4. Never forget family:

It is quite understandable that you are overwhelmed with joy at being married to this gorgeous creature and consider her every wish your duty to fulfill. However, do not neglect your duties to other close family members in the process.

Make sure you keep a balance from the start.

Your sudden leaning towards the wife may cause others to feel neglected and this will not fare well for your pretty bride. In all likelihood, she will be the one touted as the reason for your suddenly ‘neglectful’ attitude.

A healthy balance of all duties will make this new transition easier for your wife.

5. Don’t overdo the “amazing son-in-law”:

Being a part and parcel of the Pakistani cultural scene, you too, as a groom, will be keenly judged by your family in the initial stages of the marriage. There will likely be many quiet bets to see if or not you will turn out to be a ‘joru ka ghulam’ (wifey’s pet).

Talking excessively about your in-laws, constantly visiting your susraal in the early days, getting overly friendly with the sisters and brothers-in-law and going out of your way to do favours for the ‘other side’ will make your family suddenly feel ‘left out’.

They could start to feel like they have lost their son to their daughter-in-law.

Making an effort to avoid creating such feelings will help your wife being accepted more readily as a new member of your family. Please do respect your wife’s family just as you expect her to respect yours, but do it gradually at a balanced pace.

Absolutely do not assume the role of a haughty, arrogant son-in-law. These somewhat ‘paindu’ attitudes are no longer entertained by educated women or their families.

6. Financial support:

The financial logistics is another sensitive issue after a son’s marriage. How sensibly you handle this will affect how well you and your wife will be viewed by your family as the marriage moves along.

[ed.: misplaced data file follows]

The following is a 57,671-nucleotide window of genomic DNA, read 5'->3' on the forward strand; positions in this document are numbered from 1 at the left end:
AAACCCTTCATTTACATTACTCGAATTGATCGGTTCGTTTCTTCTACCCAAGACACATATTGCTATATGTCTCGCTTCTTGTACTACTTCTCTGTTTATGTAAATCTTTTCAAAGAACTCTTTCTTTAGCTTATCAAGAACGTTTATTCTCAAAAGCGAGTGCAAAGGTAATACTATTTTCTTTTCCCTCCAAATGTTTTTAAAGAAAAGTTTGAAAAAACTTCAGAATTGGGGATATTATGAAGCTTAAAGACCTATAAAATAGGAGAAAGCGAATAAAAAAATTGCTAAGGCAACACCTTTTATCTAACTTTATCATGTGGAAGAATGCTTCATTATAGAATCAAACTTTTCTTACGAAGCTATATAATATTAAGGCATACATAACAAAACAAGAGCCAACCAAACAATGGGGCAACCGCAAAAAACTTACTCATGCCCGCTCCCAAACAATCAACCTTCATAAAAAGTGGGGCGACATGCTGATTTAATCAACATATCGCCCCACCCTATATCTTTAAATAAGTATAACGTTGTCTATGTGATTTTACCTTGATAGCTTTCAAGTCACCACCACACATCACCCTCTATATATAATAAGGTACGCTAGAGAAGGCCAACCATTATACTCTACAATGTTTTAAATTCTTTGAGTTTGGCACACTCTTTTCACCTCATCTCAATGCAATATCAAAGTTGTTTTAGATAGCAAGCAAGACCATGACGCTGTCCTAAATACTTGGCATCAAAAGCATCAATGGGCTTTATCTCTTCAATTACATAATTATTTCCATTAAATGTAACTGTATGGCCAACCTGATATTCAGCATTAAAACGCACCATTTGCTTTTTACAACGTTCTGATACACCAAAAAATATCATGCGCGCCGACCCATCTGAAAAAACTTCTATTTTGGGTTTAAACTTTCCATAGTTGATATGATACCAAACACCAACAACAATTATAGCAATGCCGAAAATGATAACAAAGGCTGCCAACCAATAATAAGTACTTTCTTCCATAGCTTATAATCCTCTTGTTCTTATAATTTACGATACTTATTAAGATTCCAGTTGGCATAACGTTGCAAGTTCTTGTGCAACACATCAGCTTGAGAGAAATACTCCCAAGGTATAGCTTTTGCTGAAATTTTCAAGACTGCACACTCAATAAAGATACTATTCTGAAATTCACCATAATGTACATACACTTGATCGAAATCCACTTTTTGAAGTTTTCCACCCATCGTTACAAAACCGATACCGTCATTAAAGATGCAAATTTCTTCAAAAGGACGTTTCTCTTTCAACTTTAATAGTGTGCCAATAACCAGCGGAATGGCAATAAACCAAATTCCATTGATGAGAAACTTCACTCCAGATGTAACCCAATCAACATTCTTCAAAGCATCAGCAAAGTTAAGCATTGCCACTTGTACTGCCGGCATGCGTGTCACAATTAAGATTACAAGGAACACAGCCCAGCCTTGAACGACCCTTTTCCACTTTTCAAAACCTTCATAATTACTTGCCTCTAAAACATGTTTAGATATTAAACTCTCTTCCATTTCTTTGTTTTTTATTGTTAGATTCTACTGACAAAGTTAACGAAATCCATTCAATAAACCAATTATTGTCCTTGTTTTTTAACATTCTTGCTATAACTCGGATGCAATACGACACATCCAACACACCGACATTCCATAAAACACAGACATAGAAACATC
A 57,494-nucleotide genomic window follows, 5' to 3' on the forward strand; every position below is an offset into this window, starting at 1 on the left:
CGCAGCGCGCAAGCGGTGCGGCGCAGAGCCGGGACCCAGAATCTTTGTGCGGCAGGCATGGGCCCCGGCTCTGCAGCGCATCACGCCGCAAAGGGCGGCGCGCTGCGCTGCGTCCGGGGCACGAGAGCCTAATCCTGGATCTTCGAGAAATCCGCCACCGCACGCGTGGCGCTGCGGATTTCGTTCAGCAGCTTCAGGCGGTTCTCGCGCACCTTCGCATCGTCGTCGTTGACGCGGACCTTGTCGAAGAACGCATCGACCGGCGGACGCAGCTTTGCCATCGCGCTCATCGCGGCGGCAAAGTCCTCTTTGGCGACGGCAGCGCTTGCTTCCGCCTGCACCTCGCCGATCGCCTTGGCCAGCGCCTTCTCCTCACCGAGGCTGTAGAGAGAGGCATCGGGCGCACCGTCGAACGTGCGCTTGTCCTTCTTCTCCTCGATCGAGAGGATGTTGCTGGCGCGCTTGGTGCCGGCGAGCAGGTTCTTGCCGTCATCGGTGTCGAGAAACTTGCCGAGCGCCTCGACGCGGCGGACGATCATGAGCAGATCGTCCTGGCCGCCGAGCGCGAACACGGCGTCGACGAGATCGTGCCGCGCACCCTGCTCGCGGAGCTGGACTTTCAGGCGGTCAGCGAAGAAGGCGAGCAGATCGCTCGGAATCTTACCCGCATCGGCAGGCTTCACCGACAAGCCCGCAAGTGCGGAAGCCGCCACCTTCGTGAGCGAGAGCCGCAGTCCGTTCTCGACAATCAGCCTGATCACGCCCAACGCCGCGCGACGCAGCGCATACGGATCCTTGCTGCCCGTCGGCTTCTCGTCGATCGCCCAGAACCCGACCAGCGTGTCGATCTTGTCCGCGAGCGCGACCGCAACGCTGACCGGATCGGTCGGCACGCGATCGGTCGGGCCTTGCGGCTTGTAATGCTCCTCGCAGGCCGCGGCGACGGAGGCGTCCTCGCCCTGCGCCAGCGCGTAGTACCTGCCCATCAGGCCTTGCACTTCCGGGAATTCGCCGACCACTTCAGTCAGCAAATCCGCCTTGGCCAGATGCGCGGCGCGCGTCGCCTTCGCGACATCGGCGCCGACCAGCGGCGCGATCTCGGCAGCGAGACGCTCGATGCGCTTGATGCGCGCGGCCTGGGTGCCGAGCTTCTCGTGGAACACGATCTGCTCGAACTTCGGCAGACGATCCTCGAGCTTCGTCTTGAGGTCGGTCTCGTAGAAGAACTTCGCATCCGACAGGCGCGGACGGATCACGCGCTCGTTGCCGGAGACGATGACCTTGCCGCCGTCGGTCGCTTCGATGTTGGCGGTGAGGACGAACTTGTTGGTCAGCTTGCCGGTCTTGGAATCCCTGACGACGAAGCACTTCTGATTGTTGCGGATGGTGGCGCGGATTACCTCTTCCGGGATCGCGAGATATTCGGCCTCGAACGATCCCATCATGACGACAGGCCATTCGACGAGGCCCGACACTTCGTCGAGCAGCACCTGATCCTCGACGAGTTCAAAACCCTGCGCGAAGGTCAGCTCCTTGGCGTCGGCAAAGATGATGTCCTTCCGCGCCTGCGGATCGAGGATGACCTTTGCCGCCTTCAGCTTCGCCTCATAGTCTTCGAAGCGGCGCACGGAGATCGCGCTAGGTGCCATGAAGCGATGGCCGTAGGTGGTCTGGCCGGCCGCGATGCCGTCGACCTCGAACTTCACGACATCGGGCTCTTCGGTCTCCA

If you are living in a joint family system then keep the money matters as they were going before the wedding. If you are living separately and you used to give some part of your income to your parents, please continue to do so without any sudden jolts and changes.

True, you will feel like you want to bring the stars at the feet of your new wife but refrain from doing so all of a sudden. Sadly enough, some girls are taught to ‘keep the money and the husband in control from the start’. That does nothing to develop trust and stability in marriage. If your wife displays immature tendencies such as these, be loving but firm from the start.

The best thing would be to discuss money management as point number one, during the engagement period.

7. Don’t be a total critic:

Overly or continually criticising everything your wife does is wrong. She wasn’t raised by your parents in your home and hence will display mannerisms quite different than what you are used to.

Just like a sensible girl is told to adjust to her husband, you also have to adjust to her. For instance, your wife may not be used to having breakfast at 8:30am sharp as does your family.  Don’t force her to do this. If the girl has good sense, she will pick up the hint and join the family in due time.